Deprivation of oxygen and glucose is the main cause of neuronal cell death. Prevent these symptoms with Acetyl - L Carnitine (ALCAR). This compound plays an important role in mitochondrial metabolism that helps to reduce the expression of death signals.
Acetyl - L Carnitine (ALACR) Benefits
- Promotes healthy cognition in the elderly.
- Supports energy levels in adults and elderly adults.
- Promotes neuron health.
- Supports antioxidant activity.
- May improve athletic performance.
Acetyl-L Carnitine (ALCAR) is a subject of interest in the medical community, but thus far, there has not been a large amount of research or trials conducted with humans, except those studies referenced above.* Many in-vitro and animal studies exist on this subject.
The following are examples of dynamics associated with ALCAR through the animal model and may not be representative of the effects in the human body:
- Promotes mitochondrial health and may improve memory.
- May reduce mental fatigue.
- Research suggests it is more bioavailable than L-carnitine.
Acetyl-L-Carnitine Mode of Action
Carnitine’s function in energy production and lipid (fat) metabolism. Both Acetyl-L-carnitine (ALCAR) and L-Carnitine are naturally occurring in the body and the body converts L-Carnitine into ALCAR and from ALCAR back to L-carnitine. L-Carnitine is found in animal meat (and in lesser amounts in milk) and is also synthesized from the amino acids methionine and lysine. The conversion of methionine and lysine into L-carnitine involves Vitamin C dependent enzymes, so deficiencies in Vitamin C may hinder synthesis.
Vegetarians and vegans who do not eat meat have lower levels of carnitine so they rely on the synthesis of carnitine from methionine and lysine within their bodies, but this is self-limiting and has a threshold beyond which they are not able to continue to synthesize carnitine. Due to the lower level of carnitine in those people who do not eat meat, when they supplement with carnitine they have the best bioavailability and can absorb more carnitine than those who do not have the lower level of carnitine. The biochemical mechanisms of the necessity to supplement carnitine in non-meat eaters have been suggested but relatively few clinical trials have been done which fully support this theory.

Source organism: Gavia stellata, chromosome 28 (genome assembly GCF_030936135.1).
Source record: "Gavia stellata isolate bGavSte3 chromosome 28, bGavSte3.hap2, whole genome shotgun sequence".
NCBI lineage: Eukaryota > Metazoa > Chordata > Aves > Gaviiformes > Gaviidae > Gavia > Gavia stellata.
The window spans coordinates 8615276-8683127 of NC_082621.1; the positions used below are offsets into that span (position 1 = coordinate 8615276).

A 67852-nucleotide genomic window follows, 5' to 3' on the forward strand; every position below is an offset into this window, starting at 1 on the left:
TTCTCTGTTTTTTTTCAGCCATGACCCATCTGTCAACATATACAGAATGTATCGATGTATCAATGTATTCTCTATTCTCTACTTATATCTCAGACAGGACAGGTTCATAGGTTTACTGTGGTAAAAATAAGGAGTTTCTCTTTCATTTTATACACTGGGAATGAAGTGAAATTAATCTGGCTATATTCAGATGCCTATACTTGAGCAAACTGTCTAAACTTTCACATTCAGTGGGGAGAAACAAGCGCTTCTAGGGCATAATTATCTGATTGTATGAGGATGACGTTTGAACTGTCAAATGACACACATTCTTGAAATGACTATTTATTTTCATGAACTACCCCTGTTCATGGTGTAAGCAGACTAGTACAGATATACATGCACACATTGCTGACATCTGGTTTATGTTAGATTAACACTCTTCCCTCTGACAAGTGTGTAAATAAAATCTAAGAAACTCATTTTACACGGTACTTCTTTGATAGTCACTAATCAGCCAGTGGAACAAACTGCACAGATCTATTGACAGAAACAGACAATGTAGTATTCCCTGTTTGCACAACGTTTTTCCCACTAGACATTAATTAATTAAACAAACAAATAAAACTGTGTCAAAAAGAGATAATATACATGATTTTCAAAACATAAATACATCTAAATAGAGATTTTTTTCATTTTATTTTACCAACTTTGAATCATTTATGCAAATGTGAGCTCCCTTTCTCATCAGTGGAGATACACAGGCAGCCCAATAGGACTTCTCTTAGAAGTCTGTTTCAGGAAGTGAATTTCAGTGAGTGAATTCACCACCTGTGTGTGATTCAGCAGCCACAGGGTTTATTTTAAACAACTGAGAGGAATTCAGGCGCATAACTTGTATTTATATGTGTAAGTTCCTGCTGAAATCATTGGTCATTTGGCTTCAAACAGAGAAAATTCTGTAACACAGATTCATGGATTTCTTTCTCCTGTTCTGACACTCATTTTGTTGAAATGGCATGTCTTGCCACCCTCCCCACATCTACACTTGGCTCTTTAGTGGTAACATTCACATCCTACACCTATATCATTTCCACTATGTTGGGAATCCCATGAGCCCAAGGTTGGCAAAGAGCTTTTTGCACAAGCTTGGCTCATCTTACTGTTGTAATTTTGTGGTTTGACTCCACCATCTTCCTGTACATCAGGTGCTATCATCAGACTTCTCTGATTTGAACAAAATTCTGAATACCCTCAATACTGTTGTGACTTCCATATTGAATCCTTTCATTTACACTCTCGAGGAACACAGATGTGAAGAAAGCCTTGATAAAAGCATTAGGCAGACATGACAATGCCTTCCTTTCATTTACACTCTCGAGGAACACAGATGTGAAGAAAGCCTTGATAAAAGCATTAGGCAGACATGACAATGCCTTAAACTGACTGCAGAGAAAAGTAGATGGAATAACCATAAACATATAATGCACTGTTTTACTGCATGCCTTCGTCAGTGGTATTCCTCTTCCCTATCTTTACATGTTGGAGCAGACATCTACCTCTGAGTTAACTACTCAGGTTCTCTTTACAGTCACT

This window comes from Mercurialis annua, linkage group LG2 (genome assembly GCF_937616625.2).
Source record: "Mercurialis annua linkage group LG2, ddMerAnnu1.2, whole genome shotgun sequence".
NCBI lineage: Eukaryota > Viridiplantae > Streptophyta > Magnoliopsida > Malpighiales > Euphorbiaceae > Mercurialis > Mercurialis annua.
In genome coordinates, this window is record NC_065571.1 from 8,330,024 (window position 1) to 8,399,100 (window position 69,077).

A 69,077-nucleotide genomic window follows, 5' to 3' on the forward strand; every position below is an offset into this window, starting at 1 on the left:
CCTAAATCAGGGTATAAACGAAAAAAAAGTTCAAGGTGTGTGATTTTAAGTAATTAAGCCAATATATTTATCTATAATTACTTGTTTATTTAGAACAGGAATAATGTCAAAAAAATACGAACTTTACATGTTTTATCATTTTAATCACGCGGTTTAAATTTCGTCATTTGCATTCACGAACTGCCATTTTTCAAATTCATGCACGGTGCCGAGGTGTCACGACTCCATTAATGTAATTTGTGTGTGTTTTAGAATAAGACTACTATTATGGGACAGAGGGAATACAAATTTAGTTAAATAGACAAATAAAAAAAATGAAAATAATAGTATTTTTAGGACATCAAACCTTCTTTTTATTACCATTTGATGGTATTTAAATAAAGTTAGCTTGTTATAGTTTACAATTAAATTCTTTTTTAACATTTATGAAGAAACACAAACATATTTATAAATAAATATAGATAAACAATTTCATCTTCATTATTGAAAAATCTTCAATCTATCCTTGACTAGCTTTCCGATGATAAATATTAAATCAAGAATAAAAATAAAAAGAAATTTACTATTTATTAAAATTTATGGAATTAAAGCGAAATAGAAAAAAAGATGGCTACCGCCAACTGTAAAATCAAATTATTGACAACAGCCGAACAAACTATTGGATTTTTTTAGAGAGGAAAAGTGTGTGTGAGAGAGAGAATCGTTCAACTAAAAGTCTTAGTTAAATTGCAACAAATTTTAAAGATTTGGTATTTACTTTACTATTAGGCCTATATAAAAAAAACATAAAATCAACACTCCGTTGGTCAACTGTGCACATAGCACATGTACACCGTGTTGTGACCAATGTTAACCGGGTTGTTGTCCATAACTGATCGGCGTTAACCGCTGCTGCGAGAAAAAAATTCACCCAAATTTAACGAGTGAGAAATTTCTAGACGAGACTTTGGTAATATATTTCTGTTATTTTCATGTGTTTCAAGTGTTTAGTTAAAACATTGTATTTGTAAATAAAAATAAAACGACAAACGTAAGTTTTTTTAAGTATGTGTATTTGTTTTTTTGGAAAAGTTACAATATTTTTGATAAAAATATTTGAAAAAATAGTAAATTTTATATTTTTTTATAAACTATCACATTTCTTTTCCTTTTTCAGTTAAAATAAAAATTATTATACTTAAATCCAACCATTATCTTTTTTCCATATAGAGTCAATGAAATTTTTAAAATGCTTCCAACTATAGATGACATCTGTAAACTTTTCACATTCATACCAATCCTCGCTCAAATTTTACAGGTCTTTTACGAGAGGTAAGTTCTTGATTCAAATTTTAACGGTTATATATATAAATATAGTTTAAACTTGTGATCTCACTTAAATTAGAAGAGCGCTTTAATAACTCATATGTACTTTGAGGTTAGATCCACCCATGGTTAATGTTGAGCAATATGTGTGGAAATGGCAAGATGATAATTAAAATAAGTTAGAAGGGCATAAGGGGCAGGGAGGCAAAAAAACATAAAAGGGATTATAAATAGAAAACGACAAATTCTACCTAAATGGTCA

ALCAR is a form of L-carnitine that has unique functions that set it apart from L-carnitine. ALCAR is responsible for transporting fatty acids across mitochondrial membranes which promotes fat metabolism when paired with exercise. It has been studied for its interactions with fatigue because reduced amounts of ALCAR are found in the brain as a biomarker of fatigue. ALCAR, due to its acetyl group, can also be used in the formation of acetylcholine, a neurotransmitter.
Regardless of the form of L-carnitine, benefits can be seen in aerobic and anaerobic exercise, reducing muscular damage after exercise, and possibly increasing power output in physical performance.
The research in animals, which may not be representative of its effects in humans, is investigating ALCAR’s possible benefits in the areas of memory and learning, reducing mental fatigue, and many others. Further research is needed in these areas.
Acetyl-L-Carnitine provides 500 mg per 1 capsule. Suggested use for adults is 1 capsule by mouth once daily, or as directed by your healthcare practitioner.
Acetyl-L-Carnitine Side Effects and Toxicity
ALCAR is generally well tolerated. Some side effects may include gastrointestinal symptoms such as pain, nausea and vomiting; dry mouth, headache, insomnia, or agitation; and a “fishy” odor to urine, breath, and sweat, and others.
If you are taking blood-thinning medications (anticoagulants), please consult with your healthcare practitioner before beginning the use of ALCAR.
Some psychological disorders, thyroid disorders, and seizure disorders may be adversely affected by ALCAR. If you have any conditions, please consult with your healthcare practitioner before beginning the use of ALCAR (1).